Shared distributed generation is one of the modalities created that allow the union of consumers in energy generation.
Do you know how shared distributed generation (GDC) works? GD in Brazil was regulated by the National Electric Energy Agency (Aneel) in 2012 through Resolution 482. Its objective was to enable Brazilians to produce their own energy from renewable sources — such as wind, solar and biomass sources — and to supply the surplus for the distribution network.
With this model, it would be possible to develop new sustainable energy sources, in addition to promoting the decentralization of energy production, giving more autonomy to the consumer, as well as saving on electricity bills.
In 2015, with the increased adoption of this model, Aneel expanded access to the modality. Four new modes of production were created: generation distributed along with the load; generation in condominiums or ventures with multiple consumer units; remote self-consumption and shared distributed generation (GDC).
How does shared distributed generation (GDC) work?
In shared energy generation, it is possible to bring together consumers within the same concession or permission area, through a consortium or cooperative. These consumers, whether individuals or legal entities, must be served by the same distribution network and will share energy from micro or mini-generation. In this case, the generation location needs to be different from where the excess energy will be compensated.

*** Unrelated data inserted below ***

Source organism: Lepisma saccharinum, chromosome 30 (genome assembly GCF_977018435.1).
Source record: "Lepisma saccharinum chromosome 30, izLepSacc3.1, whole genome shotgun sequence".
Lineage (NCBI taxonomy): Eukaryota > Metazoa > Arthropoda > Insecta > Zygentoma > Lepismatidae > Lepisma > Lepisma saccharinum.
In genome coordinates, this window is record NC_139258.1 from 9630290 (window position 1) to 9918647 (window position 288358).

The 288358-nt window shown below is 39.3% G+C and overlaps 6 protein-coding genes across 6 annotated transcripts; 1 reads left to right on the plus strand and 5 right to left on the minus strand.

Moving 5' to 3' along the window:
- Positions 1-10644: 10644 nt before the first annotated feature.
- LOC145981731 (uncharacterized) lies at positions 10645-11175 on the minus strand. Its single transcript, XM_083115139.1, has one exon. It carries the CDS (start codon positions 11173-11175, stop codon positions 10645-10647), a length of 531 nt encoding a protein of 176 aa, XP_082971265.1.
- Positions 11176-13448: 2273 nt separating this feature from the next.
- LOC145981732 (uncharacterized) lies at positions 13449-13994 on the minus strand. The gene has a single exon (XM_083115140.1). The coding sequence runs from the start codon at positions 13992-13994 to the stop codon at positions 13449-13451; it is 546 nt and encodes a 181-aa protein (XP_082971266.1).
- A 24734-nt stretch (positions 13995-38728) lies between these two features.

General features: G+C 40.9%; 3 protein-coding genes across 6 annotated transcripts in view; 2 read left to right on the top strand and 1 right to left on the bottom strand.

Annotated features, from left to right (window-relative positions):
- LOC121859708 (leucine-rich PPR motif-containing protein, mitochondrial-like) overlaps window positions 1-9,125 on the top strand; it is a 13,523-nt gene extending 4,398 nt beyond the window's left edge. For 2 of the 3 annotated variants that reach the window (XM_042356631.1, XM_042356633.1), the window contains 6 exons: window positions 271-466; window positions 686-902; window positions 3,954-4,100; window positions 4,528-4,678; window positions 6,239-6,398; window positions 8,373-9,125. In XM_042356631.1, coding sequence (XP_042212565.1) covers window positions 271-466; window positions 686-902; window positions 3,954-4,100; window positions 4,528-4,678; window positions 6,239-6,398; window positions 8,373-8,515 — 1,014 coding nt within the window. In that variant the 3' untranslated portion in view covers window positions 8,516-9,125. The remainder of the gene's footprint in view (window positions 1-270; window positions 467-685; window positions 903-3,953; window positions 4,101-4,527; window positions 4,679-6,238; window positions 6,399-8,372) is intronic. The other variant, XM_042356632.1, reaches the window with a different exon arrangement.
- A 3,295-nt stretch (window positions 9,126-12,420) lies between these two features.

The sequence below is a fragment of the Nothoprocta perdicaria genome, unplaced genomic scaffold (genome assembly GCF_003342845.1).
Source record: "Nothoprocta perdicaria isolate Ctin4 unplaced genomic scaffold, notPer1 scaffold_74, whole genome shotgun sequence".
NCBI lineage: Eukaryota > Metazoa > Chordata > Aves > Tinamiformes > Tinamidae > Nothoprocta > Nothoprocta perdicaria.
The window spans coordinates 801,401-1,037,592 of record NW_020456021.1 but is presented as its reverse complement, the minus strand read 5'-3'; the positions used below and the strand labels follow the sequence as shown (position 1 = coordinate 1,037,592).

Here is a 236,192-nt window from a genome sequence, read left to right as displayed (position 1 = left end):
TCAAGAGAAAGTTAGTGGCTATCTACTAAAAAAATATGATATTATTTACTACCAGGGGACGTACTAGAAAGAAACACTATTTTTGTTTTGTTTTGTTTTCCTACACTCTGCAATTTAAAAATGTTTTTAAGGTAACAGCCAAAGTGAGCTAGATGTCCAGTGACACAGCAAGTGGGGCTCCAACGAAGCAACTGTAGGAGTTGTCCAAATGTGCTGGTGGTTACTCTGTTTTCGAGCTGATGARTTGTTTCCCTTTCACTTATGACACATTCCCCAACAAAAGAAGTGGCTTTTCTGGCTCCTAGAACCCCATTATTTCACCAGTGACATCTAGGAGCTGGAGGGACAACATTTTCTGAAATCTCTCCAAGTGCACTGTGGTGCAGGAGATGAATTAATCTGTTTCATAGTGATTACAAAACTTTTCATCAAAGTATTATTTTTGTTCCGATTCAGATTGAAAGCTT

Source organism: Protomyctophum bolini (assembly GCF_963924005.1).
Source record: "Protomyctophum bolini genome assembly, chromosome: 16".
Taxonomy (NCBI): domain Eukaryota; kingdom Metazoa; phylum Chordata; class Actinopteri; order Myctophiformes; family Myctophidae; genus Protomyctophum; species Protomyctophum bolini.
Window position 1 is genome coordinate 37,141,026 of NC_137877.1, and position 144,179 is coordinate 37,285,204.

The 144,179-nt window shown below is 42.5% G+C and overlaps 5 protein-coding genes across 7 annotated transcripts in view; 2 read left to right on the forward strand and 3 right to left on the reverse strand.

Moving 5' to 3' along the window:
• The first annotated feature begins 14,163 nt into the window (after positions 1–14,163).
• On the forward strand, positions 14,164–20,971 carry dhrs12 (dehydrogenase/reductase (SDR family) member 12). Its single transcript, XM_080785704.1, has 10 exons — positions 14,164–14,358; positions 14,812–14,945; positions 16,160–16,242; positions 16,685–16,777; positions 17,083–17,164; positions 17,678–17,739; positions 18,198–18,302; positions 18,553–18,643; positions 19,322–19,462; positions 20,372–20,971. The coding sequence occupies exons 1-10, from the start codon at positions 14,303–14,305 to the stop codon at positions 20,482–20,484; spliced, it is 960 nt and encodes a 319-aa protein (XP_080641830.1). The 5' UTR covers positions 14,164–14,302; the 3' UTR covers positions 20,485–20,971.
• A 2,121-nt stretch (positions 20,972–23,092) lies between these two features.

Thus, in practice, residents of the same city can create a consortium and divide the energy produced between their homes or shopkeepers can organize themselves, generate energy on a site or land and reallocate production between stores or buildings of cooperative members/associates.
This model should not be confused with remote self-consumption that has a single subject, whether natural or legal, who develops a generating plant and shares production between establishments or properties linked to their CPF or CNPJ. It is noteworthy that they need to be connected to the same power distribution utility.
With shared generation, it was possible to increase the installed capacity from 1 MW to 5 MW. In addition, in the 2015 review, the validity period of generation credits was increased to up to 5 years, in addition to simplifying the producer registration process with the local energy concessionaire.
What are the benefits of this model?
This modality brought accessibility to distributed generation, allowing more consumers to adhere to the shared model. One of its advantages of sharing is that it works with economies of scale, reducing costs with logistics, maintenance and installation that can be shared with all the consortium participants. Furthermore, the energy produced that is not consumed becomes credit to be used later.
In the case of photovoltaic solar systems, for example, the initial investment is paid in the long term and the equipment has a high durability, around 25 years, reducing the need for maintenance. From an environmental point of view, there are also benefits with a lower impact on nature, as the energy is clean and renewable.
In August 2021, the legal framework for distributed generation was approved in the Chamber of Deputies and now goes to the Senate. After much conversation and negotiation between sectors, it is believed that the proposal has encompassed the main changes needed to bring security to consumers and continue to encourage adherence to the model.
Therefore, shared distributed generation is another alternative to develop the energy market.